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The BG News
BG24 Newscast
November 30, 2023

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A melting dollar and a savior from the East

The U.S. dollar has been receiving a very bad rap. Over the last few months, it has lost ground to a basket of major world currencies. In the last two weeks alone, the Euro tossed at few more punches at the sickly greenback and the Canadian dollar, which some American publications once referred to as the “northern peso,” floored the dollar.

For the first time in 31 years, the Canadian dollar overtook the now not-so-almighty greenback on Sept. 21 to trade at $1.01 (this obviously has been fluctuating).

The Euro, eating away at the dollar since early summer peaked on Sept. 25 when the dollar fell to $1.41 per Euro. London is obviously an expensive city for U.S. dollar holding spenders due to the sterling pound’s relative strength.

What does all this mean to the world economy? It is true that the U.S. economy, the world’s largest, is intimately tied to a well-functioning world economy. The saying that when the U.S. coughs the world catches a cold is, well, true. However, the dynamics have been shifting and this may not be entirely true. A vibrant Chinese economy, an ambitious Euro area and a resurgent Japan are all giving the dollar a hell of a nightmare.

The precedent is probably an international financial system flush with excessive liquidity: Ravenous hedge fund and private equity moneybags have been chasing investments all over the world; China, flush with cash has been mopping up natural resources all over the world while underwriting Americans’ insatiable fetish with credit.

As a result, (for better or worse) lenders have also been very easy-going with their money. Coming in for drabbing especially, are U.S. mortgage lenders who have been (rightly or wrongly) accused of throwing money at sub-prime borrowers with squeaky creditworthiness.

Enter the now over-flogged “sub-prime sector.” The borrowers defaulted and the well-oiled finance machine started losing momentum. Normally, this is not good; the international finance system is designed to run smoothly. Otherwise, international trade and investment would be disrupted, markets would crash and recessions would be unavoidable. This is not tenable; at least the world does not want to relapse into the bad old days of early 20th century depressions.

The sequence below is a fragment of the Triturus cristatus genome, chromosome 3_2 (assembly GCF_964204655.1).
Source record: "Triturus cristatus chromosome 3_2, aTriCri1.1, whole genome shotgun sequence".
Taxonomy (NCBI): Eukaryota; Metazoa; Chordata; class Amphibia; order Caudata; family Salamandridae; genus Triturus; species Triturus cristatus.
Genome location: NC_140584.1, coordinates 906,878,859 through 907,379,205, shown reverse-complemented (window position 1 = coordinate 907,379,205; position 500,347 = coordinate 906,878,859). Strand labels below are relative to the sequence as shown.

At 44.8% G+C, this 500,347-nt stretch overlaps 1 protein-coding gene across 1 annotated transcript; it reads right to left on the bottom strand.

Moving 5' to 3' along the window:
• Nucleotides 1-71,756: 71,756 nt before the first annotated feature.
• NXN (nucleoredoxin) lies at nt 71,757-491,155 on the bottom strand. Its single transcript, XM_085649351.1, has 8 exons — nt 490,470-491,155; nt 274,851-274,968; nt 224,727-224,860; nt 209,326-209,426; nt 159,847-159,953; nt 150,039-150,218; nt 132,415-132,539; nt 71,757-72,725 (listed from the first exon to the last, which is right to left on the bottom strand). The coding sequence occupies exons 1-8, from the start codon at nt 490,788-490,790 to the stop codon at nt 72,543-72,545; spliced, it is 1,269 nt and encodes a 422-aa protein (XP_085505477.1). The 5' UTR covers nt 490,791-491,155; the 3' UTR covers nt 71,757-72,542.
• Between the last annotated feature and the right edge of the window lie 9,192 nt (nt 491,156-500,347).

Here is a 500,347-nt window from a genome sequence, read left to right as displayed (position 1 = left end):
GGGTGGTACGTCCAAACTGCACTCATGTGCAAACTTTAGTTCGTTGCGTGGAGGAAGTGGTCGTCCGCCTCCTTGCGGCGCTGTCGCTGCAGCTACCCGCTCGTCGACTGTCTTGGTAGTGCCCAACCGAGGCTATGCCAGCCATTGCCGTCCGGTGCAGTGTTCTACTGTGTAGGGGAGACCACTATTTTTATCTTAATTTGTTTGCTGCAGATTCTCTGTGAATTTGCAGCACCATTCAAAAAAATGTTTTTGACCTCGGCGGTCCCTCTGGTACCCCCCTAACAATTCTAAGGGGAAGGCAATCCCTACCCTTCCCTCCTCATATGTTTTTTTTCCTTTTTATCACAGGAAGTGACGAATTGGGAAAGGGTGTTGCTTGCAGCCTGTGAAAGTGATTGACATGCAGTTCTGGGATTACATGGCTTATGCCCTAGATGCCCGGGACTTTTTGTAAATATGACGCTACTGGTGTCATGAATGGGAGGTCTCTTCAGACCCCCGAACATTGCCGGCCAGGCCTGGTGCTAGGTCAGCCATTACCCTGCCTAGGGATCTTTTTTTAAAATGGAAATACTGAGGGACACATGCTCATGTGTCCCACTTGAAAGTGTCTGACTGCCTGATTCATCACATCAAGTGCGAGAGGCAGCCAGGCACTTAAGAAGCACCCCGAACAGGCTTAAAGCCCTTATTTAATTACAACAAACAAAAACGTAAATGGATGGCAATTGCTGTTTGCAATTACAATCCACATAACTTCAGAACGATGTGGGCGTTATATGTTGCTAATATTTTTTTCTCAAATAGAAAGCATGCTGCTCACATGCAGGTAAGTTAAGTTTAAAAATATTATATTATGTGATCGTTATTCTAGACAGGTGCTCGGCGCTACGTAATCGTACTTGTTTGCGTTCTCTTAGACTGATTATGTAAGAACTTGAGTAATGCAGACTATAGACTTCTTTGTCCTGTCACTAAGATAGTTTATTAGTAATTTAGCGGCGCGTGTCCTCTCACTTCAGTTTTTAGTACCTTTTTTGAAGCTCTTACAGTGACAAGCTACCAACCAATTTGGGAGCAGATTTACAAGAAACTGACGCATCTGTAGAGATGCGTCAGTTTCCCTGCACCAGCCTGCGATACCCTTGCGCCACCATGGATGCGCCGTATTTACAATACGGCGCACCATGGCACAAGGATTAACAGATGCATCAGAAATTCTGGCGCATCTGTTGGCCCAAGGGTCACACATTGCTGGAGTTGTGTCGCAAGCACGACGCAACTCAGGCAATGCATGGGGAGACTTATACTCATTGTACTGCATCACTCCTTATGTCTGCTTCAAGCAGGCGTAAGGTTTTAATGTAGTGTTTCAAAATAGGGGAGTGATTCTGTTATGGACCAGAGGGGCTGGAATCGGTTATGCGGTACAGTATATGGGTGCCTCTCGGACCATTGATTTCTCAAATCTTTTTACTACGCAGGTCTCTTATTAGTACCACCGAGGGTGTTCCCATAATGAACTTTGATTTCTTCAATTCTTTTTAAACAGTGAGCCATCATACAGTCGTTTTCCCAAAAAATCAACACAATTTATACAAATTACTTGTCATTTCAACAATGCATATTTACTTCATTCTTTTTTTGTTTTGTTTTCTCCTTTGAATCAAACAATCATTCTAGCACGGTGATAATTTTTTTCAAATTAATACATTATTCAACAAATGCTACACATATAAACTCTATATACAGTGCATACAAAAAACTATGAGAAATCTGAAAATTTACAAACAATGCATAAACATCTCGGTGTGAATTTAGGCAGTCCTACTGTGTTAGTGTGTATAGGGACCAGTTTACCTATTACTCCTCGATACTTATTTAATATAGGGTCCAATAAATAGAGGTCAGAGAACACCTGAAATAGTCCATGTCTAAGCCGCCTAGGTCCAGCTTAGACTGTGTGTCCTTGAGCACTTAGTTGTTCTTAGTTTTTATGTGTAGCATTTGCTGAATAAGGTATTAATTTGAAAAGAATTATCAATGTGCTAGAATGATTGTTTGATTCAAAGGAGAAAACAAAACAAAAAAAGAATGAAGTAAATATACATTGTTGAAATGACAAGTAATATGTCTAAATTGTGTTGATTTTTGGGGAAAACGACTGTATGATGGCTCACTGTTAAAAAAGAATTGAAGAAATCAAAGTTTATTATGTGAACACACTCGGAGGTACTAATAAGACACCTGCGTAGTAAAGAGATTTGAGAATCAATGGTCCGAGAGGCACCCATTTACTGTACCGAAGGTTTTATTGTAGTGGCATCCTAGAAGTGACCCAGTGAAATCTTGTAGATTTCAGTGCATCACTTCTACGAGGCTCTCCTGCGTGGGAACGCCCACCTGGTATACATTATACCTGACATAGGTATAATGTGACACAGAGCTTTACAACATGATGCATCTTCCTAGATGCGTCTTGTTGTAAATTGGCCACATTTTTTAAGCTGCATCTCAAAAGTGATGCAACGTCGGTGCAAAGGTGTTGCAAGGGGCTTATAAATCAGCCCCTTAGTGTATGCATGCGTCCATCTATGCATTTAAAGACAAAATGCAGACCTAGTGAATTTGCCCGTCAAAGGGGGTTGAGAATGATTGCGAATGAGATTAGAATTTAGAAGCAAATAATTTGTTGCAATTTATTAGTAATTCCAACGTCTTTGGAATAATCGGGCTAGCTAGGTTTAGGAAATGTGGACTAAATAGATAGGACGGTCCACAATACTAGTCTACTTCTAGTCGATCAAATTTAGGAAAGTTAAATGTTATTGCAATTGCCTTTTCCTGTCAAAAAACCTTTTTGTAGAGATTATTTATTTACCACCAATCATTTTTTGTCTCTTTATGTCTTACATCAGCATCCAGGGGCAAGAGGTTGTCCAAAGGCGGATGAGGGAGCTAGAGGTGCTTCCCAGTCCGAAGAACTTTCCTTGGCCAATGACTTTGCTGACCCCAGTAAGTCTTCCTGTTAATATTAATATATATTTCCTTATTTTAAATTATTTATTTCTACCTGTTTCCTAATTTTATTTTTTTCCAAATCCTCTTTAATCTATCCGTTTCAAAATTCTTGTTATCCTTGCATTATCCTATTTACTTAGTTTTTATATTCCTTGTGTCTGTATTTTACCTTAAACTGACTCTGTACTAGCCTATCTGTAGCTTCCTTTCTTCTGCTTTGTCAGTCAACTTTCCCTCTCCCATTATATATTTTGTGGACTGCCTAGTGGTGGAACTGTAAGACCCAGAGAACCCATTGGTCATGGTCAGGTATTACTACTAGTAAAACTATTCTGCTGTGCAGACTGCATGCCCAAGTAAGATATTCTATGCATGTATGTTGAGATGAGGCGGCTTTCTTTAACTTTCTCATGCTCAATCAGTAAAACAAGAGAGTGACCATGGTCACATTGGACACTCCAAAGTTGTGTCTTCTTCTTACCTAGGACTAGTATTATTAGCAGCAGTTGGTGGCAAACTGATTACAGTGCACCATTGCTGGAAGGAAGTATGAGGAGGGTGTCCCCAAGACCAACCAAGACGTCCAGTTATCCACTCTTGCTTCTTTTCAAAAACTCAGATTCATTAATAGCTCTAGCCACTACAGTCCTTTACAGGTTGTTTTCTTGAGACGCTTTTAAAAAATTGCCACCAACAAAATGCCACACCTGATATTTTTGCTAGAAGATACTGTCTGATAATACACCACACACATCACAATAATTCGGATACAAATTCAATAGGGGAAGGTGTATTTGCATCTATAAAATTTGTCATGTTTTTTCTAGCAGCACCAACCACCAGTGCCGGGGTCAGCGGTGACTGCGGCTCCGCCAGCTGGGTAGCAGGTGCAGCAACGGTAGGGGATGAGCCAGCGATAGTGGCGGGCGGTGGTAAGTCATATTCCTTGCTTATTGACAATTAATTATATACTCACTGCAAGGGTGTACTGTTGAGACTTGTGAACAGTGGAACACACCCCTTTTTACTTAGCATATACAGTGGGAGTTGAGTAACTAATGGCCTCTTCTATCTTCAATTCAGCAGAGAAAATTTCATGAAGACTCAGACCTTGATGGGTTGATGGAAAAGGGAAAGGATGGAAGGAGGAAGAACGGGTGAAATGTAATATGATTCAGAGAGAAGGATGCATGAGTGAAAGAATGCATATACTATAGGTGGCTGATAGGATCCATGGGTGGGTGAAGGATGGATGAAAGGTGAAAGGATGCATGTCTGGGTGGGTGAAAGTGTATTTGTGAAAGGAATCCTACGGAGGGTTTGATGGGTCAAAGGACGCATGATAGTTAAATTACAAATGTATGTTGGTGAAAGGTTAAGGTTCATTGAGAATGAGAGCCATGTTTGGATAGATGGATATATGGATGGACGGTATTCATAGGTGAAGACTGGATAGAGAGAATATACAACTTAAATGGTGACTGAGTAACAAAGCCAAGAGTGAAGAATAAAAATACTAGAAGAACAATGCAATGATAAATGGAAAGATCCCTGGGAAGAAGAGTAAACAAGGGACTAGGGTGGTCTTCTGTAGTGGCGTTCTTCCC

As if to show the world that it still rules the roost, the instability of the dollar reverberated (and continues to) across the world. The effects have been profound: A British bank almost went belly up when depositors beat its doors asking for their money. Very surprising given that the last time such a thing happened in Britain was in 1866! Across the channel, the Federal Reserve Bank cut interests rates to release more money into the market and ease the squeeze.

In the middle east, Saudi Arabia, which for 21 years has pegged its currency to the dollar gave the Fed’s action in D.C. a pass. Pundits fear that central banks and other big investors across the world may bolt from the dollar. Insignificant as it may seem in the international system, Sudan has threatened to dump the dollar for the Euro.

The worsening health of the dollar has the potential to exacerbate inflationary pressure in the U.S.. Europeans are however worried that if the Euro continues its rise against the dollar, the region’s growth will be undercut by making its exports less desirable due to cost. Obviously, the rest of the world will stand up and take note of all the state of affairs as the world is all connected.

Even as this unfolded, China was moving forward with its phenomenal economic growth. In fact, as the U.S. dollar was seeing red, the Chinese central bank was raising interest rates to mop up liquidity in an economy gushing with yuan.

Is the dollar then, on its last throes? Hardly. Is it on the way to a sick bed? Potentially. The time when the U.S. economy was king of the world seems to be slowly slipping by. According to the current issue of The Economist, China is now contributing more to global GDP growth than the U.S.

The unbridled thirst for natural resources by the bristling economic panda is keeping commodity prices high. This is a boon to countries like Canada and many other countries all over the world which, with “underground” economies (minerals and oil) will continue to keep China running, and hopefully the rest of the world too.

Whether this is a reason to worry about the international system is up to the economists to determine. However, I would think that it is a good thing that world economic might is tending to be a more diversified multi-polarity. This probably makes for soft landings when the going gets tough for the U.S. dollar. In any case, the entire world does not have to catch a cold just because the U.S sneezed, a sniffle maybe, not a heavy

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